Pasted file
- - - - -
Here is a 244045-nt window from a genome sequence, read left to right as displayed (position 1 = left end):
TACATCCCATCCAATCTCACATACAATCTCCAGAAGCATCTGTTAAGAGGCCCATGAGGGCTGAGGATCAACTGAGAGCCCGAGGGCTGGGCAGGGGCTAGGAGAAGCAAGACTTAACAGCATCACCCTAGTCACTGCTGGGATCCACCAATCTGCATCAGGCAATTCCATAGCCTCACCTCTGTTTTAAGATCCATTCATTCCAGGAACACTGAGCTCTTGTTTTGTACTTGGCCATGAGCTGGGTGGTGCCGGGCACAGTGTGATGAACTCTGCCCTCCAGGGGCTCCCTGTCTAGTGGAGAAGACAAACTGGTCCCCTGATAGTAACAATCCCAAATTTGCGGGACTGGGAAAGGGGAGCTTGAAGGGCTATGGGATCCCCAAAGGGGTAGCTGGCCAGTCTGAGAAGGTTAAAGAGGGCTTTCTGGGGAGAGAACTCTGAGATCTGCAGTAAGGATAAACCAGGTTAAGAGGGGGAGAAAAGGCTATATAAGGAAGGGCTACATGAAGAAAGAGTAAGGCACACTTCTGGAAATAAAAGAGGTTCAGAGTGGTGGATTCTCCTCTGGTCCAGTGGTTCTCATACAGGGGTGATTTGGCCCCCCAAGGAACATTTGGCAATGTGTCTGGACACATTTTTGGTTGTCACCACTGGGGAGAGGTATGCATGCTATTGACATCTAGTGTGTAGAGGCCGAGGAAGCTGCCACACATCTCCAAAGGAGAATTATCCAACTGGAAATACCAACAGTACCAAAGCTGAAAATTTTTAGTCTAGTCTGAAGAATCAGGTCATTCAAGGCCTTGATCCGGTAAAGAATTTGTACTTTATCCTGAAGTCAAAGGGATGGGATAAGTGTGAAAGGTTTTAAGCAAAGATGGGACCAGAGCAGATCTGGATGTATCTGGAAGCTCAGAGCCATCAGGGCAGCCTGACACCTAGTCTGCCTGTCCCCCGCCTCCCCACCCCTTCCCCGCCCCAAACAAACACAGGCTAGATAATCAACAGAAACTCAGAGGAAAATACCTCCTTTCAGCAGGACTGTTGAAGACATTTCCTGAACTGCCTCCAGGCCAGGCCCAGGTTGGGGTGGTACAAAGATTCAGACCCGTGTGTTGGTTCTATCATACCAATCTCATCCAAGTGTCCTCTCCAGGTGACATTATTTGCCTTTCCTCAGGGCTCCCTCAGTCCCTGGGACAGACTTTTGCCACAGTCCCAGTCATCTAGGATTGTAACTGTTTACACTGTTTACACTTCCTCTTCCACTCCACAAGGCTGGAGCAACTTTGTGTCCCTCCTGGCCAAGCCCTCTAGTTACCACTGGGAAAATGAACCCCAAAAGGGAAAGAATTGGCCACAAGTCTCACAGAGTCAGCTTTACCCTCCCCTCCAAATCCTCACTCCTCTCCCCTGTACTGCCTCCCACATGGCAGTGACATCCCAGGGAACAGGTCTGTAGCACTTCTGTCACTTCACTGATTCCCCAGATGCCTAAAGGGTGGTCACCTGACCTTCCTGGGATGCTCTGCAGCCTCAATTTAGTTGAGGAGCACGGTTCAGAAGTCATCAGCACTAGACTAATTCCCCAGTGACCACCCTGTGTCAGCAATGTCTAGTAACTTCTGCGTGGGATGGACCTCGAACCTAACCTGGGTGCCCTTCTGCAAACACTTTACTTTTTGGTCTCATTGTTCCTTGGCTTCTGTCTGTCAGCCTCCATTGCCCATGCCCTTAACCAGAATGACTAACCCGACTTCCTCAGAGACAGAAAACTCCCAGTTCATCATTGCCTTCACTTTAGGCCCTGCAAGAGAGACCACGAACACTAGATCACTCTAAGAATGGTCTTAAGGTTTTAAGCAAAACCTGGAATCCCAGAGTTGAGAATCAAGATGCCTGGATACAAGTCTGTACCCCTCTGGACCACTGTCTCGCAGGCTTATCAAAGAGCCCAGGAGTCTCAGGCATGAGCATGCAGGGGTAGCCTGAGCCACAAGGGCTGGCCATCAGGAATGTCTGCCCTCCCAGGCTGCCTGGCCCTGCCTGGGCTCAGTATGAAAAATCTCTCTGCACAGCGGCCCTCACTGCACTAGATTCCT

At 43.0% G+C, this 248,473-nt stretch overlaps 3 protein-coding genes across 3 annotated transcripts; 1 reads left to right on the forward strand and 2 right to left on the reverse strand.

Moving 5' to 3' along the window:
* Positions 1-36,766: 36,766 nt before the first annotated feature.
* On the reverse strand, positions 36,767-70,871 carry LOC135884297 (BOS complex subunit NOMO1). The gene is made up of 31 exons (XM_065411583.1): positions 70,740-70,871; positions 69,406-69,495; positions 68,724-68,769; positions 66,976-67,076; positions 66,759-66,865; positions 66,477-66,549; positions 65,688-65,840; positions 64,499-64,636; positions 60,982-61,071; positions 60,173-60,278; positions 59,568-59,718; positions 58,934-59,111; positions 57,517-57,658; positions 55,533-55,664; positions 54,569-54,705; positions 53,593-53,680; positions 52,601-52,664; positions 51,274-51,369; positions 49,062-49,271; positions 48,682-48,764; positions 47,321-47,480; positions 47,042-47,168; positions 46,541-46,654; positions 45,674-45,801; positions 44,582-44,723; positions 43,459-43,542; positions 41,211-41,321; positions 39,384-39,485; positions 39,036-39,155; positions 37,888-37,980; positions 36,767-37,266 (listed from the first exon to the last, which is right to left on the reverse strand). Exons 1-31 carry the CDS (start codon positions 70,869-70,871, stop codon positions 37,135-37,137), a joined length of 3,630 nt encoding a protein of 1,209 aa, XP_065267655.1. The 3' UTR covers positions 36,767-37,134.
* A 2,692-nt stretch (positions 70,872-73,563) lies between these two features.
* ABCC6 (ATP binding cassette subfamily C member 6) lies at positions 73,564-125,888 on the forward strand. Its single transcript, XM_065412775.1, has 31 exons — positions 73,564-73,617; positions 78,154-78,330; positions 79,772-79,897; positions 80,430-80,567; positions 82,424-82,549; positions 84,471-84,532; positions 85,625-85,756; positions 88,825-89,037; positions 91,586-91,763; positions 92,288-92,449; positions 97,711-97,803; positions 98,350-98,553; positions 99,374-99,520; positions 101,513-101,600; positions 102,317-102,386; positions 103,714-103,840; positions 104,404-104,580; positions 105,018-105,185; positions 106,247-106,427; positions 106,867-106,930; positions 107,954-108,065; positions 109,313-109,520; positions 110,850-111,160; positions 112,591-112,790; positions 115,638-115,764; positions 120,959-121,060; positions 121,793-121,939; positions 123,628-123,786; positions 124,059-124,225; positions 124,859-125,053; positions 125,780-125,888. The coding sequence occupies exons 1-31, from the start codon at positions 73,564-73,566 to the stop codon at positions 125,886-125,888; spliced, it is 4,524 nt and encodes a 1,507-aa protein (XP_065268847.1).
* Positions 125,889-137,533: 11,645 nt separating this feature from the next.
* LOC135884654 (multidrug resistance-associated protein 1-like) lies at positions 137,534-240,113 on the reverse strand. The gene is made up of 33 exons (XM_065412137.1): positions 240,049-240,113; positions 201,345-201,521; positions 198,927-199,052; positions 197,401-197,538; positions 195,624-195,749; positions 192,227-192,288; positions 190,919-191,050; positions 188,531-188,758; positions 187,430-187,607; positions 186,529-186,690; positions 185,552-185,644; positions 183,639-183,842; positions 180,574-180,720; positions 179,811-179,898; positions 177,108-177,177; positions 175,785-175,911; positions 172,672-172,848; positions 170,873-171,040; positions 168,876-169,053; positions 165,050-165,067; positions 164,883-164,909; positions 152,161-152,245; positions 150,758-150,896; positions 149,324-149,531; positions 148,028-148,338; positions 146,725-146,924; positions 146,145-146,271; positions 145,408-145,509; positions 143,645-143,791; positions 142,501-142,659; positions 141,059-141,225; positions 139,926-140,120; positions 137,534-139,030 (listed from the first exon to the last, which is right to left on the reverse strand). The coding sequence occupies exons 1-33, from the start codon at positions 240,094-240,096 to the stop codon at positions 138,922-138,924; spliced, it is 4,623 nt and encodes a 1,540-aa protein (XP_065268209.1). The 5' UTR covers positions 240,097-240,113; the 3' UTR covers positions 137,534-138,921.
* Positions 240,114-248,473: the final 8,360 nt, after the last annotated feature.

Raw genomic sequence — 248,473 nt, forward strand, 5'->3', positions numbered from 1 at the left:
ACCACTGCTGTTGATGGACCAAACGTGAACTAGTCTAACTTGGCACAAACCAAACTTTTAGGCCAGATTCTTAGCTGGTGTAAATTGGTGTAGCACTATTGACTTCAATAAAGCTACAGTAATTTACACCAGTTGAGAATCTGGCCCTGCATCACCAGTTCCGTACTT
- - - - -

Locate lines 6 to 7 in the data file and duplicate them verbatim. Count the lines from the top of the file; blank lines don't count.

* On the reverse strand, positions 36,767-70,871 carry LOC135884297 (BOS complex subunit NOMO1). The gene is made up of 31 exons (XM_065411583.1): positions 70,740-70,871; positions 69,406-69,495; positions 68,724-68,769; positions 66,976-67,076; positions 66,759-66,865; positions 66,477-66,549; positions 65,688-65,840; positions 64,499-64,636; positions 60,982-61,071; positions 60,173-60,278; positions 59,568-59,718; positions 58,934-59,111; positions 57,517-57,658; positions 55,533-55,664; positions 54,569-54,705; positions 53,593-53,680; positions 52,601-52,664; positions 51,274-51,369; positions 49,062-49,271; positions 48,682-48,764; positions 47,321-47,480; positions 47,042-47,168; positions 46,541-46,654; positions 45,674-45,801; positions 44,582-44,723; positions 43,459-43,542; positions 41,211-41,321; positions 39,384-39,485; positions 39,036-39,155; positions 37,888-37,980; positions 36,767-37,266 (listed from the first exon to the last, which is right to left on the reverse strand). Exons 1-31 carry the CDS (start codon positions 70,869-70,871, stop codon positions 37,135-37,137), a joined length of 3,630 nt encoding a protein of 1,209 aa, XP_065267655.1. The 3' UTR covers positions 36,767-37,134.
* A 2,692-nt stretch (positions 70,872-73,563) lies between these two features.